A Canadian in Sabres territory

Kathy was ready for the hockey game, complete with her scarf featuring the red and white maple leaf of the Canadian Flag. She made no apologies cheering for the Montreal Canadiens, despite the fact the Buffalo Sabres were hosting her and several others from Kevin Guest House for the late October game in KeyBank Center.

“To see a Canadian team playing an American team, that’s nice,” she said in the suite donated for the day by the Buffalo Sabres. It’s been a while since Kathy Dingwell was back in her home and native land. She has been in Buffalo since June – at Roswell Park Comprehensive Cancer Center, a hotel, and finally an apartment in the new Russell J. Salvatore Hospitality House on the Kevin Guest House campus.

She lives in a small town near Stratford, Ontario and the night of hockey helped bring her a little bit of home on the other side of the border.

And Kevin Guest House helped create some home-like normalcy during while she continues recovery from her stem cell transplant.

“I was a wellness coordinator. I used to teach fitness classes to those age 55-plus,” Kathy said. “And I used to do blood pressure clinics and work with a whole group of people on education about health and wellness.

“You get diagnosed one day and the next day you’re in treatment for 30 to 60 days. I was in treatment for 60 days without going home. So we call it abduction therapy, because you’re all of a sudden taken. That’s what the girls on the floor call it: It’s abduction therapy because we just take you out of life and you didn’t come with anything. They gave me clothes for the night, and my husband drove home, and he came back the next day with some other things. What a journey.”

Her journey was bolstered by a solid system of caretakers – her husband and sisters being the mainstays along with her son, two nieces, a nephew, and a number of friends. All have made the journey to Buffalo to be with her. And all have found solace at Kevin Guest House during Kathy’s five-month stay in Buffalo.

“You know what the difference is? You guys have food, and that brings people together,” Kathy said. “My sisters would come back and say we did this, or so-and-so went for a walk with me this morning. You have more chatting, more socializing going on for them and it’s not always about the illness. And I think that’s important. Because the caregivers need a break.”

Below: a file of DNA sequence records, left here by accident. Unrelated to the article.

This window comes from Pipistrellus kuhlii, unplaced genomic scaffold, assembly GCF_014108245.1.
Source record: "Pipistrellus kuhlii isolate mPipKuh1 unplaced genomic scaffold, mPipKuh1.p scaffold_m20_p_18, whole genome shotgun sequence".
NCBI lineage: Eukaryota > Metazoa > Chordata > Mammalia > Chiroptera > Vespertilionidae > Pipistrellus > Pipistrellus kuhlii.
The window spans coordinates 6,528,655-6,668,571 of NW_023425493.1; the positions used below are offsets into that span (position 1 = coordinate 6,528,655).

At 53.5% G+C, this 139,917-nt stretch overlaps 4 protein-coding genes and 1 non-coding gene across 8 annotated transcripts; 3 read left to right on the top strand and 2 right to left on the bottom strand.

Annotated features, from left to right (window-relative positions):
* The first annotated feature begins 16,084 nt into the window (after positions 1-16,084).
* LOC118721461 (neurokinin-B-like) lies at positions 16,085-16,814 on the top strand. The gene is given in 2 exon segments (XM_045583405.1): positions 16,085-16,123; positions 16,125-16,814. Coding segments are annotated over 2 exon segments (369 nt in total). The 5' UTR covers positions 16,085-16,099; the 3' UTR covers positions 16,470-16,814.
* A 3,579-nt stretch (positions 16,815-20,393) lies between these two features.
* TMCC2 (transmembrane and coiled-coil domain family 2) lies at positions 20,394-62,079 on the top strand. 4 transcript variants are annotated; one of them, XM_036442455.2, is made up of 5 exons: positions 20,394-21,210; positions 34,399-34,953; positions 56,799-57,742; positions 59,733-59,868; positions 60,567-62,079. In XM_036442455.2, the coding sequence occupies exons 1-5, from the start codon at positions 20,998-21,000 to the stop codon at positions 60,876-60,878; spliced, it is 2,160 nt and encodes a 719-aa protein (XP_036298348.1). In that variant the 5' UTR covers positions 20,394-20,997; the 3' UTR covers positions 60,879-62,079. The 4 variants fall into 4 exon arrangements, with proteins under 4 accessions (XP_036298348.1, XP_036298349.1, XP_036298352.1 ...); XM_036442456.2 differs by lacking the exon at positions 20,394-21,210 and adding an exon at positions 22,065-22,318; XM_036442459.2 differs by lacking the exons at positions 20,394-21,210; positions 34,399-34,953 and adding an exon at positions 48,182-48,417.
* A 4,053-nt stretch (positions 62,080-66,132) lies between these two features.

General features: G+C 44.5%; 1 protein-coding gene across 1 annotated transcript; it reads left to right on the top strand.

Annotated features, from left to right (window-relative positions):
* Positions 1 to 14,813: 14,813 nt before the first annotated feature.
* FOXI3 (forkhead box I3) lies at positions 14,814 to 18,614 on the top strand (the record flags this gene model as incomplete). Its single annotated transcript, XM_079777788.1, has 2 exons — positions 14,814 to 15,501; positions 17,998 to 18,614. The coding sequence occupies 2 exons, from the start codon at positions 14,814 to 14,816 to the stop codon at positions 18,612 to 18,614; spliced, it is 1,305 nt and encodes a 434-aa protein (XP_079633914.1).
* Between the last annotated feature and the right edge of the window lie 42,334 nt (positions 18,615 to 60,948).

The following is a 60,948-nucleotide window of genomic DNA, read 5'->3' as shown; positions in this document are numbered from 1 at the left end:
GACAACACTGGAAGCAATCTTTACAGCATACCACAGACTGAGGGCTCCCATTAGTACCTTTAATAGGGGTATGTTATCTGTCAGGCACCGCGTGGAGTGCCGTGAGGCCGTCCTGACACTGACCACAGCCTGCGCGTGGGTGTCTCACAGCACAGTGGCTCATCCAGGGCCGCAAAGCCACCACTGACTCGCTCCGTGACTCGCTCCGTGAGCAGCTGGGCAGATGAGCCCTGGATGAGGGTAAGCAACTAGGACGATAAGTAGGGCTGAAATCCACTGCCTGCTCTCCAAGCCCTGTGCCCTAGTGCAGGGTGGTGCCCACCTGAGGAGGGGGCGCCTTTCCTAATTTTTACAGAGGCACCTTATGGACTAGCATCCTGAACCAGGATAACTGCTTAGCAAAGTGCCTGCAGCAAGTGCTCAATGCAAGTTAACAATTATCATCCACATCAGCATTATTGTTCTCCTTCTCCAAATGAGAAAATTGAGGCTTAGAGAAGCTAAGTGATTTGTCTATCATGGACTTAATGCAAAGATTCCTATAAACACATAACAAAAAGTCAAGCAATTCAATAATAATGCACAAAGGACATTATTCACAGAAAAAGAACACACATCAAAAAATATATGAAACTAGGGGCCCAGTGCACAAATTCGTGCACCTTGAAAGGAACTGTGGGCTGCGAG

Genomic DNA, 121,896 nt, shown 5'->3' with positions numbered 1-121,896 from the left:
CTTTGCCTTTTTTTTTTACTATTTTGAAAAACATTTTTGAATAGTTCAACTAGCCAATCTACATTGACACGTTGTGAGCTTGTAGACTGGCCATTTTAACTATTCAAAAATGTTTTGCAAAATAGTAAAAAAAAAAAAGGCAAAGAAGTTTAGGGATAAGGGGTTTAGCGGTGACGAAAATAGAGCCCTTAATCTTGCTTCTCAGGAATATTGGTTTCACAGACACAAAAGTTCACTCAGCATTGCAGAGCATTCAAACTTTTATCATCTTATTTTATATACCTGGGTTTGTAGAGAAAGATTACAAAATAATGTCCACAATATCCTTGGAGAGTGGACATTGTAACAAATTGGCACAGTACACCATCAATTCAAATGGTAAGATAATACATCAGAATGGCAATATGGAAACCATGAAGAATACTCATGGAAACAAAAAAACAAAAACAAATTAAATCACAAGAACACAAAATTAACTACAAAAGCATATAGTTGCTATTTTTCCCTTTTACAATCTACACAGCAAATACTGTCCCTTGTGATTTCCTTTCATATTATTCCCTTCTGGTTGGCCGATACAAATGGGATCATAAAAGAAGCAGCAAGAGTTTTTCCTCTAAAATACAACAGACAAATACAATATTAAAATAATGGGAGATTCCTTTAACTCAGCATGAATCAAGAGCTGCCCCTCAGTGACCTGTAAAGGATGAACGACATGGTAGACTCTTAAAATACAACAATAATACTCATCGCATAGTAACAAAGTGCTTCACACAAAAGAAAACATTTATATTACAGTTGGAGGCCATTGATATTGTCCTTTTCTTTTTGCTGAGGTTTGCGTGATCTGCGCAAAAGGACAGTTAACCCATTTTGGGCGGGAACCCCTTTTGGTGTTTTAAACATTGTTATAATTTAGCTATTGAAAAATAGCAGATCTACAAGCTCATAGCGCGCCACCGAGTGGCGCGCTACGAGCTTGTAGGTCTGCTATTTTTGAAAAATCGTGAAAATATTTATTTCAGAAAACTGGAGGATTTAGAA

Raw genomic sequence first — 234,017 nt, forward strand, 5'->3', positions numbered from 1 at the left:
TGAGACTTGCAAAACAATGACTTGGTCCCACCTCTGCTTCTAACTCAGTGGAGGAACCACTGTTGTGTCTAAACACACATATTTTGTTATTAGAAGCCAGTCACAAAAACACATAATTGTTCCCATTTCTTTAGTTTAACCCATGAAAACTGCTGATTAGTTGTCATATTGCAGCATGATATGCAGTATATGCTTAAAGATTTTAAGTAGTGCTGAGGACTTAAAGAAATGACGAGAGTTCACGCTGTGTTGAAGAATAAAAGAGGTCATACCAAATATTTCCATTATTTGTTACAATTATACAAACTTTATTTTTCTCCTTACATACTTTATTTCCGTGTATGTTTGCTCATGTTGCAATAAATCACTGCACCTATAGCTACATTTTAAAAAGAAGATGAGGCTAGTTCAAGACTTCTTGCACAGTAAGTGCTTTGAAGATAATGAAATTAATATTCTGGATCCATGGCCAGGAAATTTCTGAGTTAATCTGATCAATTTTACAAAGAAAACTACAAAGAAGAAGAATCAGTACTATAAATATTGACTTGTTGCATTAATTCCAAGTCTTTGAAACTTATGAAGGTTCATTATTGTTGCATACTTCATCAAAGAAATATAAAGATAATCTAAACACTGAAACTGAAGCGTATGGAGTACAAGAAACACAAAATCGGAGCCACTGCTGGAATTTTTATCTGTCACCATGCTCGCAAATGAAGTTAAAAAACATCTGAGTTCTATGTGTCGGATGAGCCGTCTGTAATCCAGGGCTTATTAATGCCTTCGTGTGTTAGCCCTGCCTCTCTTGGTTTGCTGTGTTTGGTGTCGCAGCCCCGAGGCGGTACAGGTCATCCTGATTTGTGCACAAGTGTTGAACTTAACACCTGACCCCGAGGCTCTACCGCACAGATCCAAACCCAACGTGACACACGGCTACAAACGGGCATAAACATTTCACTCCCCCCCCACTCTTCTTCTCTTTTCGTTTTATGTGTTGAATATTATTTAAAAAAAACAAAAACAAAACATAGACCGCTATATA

Kathy received her own break when a transplant apartment opened up at Kevin Guest House, allowing her to move out of a small hotel room into a better space for her and her family. She had a full kitchen, which helped her stick to the diet she needed as she recovered from her transplant.

And then there was the beauty of the shared living room on the first floor.

“I used to go downstairs and sit in the living room and the one chair in the corner and I used to just sit there and draw. Or I’d sit there and just watch the cars the go by and oh it was fabulous,” Kathy said.

The facilities provided comfort, but the volunteers and staff, both at Kevin Guest House and the hospital, gave Kathy an extended a family, a taste of why Buffalo is called the “City of Good Neighbors.” She even got to pose with the Sabres mascot, Sabretooth, at the Kevin Guest House Fall Fest in September.

“Everybody’s so generous and I think that’s important,” Kathy said. “Everybody’s just so generous. I found that here. I found that at hospital.  I found that everywhere. I was really nervous about coming here to get treatment, so now that I’m hopefully getting toward the end of my treatment, I couldn’t have done it without the support. It’s been a blessing.”

The blessing didn’t quite extend to the Montreal Canadiens that night in KeyBank Center. The Sabres defeated the Canadiens, 4-3. But that’s all right. Kathy is still smiling and proudly wearing her maple leaf scarf.

 

 

 

 

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